Restaurant VAT Case: Who Paid For What?

October 17, 20220

Mr Majid and Mr Miah formed a partnership, Majid & Miah Properties (MMP). This was registered for VAT on an intending trader basis in January 2010.

MMP had previously acquired a property to refit into an Indian restaurant and in March 2010 they notified HMRC of an option to tax. This meant that any rent received would be taxable for VAT purposes, rather than exempt supplies of land.

Input tax was claimed by MMP throughout the renovation work and a 15-year lease was drawn up in August 2015 for £500 per week, commencing in September 2016. The other party was Mehfil Limited (ML), of which Majid and Miah were directors.

HMRC’s Visit

In July 2016 HMRC visited MMP’s agents and examined the VAT records. Assessments were raised in respect of two potential issues.

Firstly, there were a number of input tax claims that HMRC felt were not valid, totalling £30,446. The invoices were either made out to the builders or ML, or otherwise appeared not to be MMP’s supplies.

Secondly, HMRC noted that the lease had commenced in August 2015 but rent had only been due since September 2016. It believed the discrepancy in the dates was a typo and so approximately 12 months of rent had not been accounted for. This amounted to £8,664 of VAT.

Partial Agreement

MMP disagreed with HMRC regarding the output tax assessment, but only contested part of the input tax figure. They agreed that £17,392 of input tax in fact related to ML, but persisted that the remaining £13,054 related to the refurbishment of the property.

The matter passed to the first tier tribunal (FTT).

Inexperience Causes Issues

The FTT noted that Majid and Miah were relatively inexperienced with regard to managing businesses. It was clear that they had tended not to differentiate between the businesses when they placed orders, considering them to be one and the same.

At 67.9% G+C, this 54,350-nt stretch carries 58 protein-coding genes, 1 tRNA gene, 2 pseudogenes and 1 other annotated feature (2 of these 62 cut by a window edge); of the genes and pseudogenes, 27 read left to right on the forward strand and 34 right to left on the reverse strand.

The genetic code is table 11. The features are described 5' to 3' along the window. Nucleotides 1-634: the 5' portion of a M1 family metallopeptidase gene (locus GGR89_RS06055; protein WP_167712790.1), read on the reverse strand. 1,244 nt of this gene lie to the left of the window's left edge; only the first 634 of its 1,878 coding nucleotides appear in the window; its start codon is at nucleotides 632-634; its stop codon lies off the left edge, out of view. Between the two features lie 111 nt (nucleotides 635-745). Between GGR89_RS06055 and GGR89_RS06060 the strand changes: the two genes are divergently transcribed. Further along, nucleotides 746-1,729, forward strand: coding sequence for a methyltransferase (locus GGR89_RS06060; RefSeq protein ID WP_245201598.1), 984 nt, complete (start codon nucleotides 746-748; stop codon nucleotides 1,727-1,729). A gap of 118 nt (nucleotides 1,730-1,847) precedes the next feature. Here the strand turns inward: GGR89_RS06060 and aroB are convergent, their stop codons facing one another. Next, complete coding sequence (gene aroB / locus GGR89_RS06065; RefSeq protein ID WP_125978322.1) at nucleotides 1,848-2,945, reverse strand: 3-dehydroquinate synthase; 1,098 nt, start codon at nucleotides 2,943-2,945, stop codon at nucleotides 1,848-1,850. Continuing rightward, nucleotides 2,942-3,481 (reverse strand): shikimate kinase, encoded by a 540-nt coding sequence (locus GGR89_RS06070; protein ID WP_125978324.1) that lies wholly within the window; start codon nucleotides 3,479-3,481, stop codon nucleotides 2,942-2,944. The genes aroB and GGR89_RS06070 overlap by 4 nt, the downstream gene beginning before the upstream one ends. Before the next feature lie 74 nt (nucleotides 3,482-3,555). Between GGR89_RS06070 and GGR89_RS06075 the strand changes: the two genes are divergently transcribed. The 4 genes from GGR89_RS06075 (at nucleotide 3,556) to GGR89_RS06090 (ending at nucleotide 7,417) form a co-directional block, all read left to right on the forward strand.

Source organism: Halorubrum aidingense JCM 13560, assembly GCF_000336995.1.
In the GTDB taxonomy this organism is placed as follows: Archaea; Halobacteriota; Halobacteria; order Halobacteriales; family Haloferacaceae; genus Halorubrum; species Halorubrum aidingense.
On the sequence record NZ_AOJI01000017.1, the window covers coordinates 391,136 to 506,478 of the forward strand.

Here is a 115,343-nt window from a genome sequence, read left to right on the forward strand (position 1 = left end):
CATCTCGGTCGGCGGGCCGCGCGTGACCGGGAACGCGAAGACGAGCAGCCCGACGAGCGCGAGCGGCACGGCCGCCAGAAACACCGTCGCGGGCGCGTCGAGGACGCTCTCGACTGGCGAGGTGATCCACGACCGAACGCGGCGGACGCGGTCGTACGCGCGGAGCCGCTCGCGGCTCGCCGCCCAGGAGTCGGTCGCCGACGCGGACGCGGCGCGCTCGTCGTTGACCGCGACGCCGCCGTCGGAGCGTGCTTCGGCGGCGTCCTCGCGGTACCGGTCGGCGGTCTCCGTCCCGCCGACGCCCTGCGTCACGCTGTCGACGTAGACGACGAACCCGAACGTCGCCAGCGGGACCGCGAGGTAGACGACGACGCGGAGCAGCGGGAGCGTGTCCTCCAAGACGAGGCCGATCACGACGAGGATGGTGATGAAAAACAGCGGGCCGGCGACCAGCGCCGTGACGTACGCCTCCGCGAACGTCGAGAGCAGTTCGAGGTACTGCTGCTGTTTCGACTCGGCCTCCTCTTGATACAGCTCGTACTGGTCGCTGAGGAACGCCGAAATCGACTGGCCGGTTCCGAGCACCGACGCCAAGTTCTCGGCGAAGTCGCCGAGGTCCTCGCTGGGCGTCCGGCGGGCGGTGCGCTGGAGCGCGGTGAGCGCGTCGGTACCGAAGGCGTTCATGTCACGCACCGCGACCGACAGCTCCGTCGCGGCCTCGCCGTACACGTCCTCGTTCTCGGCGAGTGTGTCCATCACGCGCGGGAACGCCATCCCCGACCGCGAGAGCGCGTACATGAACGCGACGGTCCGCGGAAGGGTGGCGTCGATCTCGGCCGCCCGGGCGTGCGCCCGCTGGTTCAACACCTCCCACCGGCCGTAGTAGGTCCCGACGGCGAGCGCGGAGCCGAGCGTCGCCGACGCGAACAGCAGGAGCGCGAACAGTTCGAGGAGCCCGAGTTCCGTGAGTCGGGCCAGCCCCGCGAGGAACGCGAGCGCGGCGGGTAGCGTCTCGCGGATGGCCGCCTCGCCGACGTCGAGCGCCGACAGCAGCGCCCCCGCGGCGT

Several builders were used to complete the necessary refurbishment work and the FTT noted that MMP often paid the supplier direct on behalf of the builder. Despite the fact the subsequent invoices were then made out to the builder, MMP considered the supply to have been made to them and recovered the VAT accordingly.

Rent-Free Period

MMP confirmed there was no typo, they had always intended to give ML a rent-free period from September 2015 to September 2016.

Unfortunately, ML ended up only trading between September 2015 and February 2017. During this time, the restaurant was closed several times, most notably when it flooded but also due to a deterioration in the relationship between Majid and Miah.

The property was then empty until February 2018 when another party moved in.

In short, due to the rent-free period and the poor performance of ML, no rent was actually paid between September 2015 and February 2017.

Evidence Of Trading

HMRC had based its output tax assessment on the assumption that rent had been charged throughout the above period. The first 12 months had been shown to be rent free, but for the remaining period HMRC pointed to a grant claim ML had made suggesting weekly turnover of £6,000–£8,000 – plenty to meet their rent.

The FTT noted that these amounts had been described as “hopeful” by ML; they did not represent actual pre-existing trading levels.

HMRC also apparently did not check if ML was VAT registered, which the FTT pointed out could have been good evidence of turnover levels.

The FTT agreed that MMP had not received any rental payments.

Continuous Supplies

Normally, for continuous supplies, a tax point arises on the earlier of the date an invoice is issued or the date a payment is received. As there were no payments or invoices for MMP, the only relevant tax point is the basic one – in other words when the service was performed.

The first 12 months were rent free, however the six-monthly payments due from September 2016 to February 2017 were liable for VAT. The FTT confirmed that output VAT of £2,166 was therefore due.

Input Tax Reclaims
MMP submitted a detailed schedule of amounts paid and why they felt they should be entitled to recover the related VAT.

The FTT went over these and by and large agreed with HMRC that there was no entitlement to reclaim the input tax.

However, several invoices that were made out to either builders or ML could only have been in respect of supplies made to MMP. In these relatively few instances, the FTT allowed MMP to recover the related input tax, reducing HMRC’s assessment to £27,360.

All in all, the appeal was allowed in part and the amount payable was reduced from £39,110 to £29,526. Perhaps not a win, but nor was it a complete loss.


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